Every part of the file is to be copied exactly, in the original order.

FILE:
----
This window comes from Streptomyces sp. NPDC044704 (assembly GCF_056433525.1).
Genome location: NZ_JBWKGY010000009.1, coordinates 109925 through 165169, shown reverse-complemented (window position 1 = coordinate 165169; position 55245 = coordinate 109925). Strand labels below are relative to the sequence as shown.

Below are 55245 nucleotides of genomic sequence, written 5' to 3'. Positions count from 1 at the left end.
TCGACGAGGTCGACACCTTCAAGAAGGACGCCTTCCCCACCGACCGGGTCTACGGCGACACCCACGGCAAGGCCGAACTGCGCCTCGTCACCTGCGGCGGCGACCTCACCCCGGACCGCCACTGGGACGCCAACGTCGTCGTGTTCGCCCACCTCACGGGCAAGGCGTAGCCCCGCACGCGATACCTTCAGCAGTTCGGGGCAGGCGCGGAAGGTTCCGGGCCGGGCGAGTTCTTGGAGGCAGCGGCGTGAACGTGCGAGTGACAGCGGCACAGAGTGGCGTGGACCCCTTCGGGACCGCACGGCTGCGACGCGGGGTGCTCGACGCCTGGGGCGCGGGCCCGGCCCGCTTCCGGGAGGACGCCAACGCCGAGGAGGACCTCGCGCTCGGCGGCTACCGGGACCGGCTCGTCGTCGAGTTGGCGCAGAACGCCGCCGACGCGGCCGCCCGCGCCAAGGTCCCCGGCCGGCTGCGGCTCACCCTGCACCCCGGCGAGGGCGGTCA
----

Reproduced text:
This window comes from Streptomyces sp. NPDC044704 (assembly GCF_056433525.1).
Genome location: NZ_JBWKGY010000009.1, coordinates 109925 through 165169, shown reverse-complemented (window position 1 = coordinate 165169; position 55245 = coordinate 109925). Strand labels below are relative to the sequence as shown.

Below are 55245 nucleotides of genomic sequence, written 5' to 3'. Positions count from 1 at the left end.
TCGACGAGGTCGACACCTTCAAGAAGGACGCCTTCCCCACCGACCGGGTCTACGGCGACACCCACGGCAAGGCCGAACTGCGCCTCGTCACCTGCGGCGGCGACCTCACCCCGGACCGCCACTGGGACGCCAACGTCGTCGTGTTCGCCCACCTCACGGGCAAGGCGTAGCCCCGCACGCGATACCTTCAGCAGTTCGGGGCAGGCGCGGAAGGTTCCGGGCCGGGCGAGTTCTTGGAGGCAGCGGCGTGAACGTGCGAGTGACAGCGGCACAGAGTGGCGTGGACCCCTTCGGGACCGCACGGCTGCGACGCGGGGTGCTCGACGCCTGGGGCGCGGGCCCGGCCCGCTTCCGGGAGGACGCCAACGCCGAGGAGGACCTCGCGCTCGGCGGCTACCGGGACCGGCTCGTCGTCGAGTTGGCGCAGAACGCCGCCGACGCGGCCGCCCGCGCCAAGGTCCCCGGCCGGCTGCGGCTCACCCTGCACCCCGGCGAGGGCGGTCA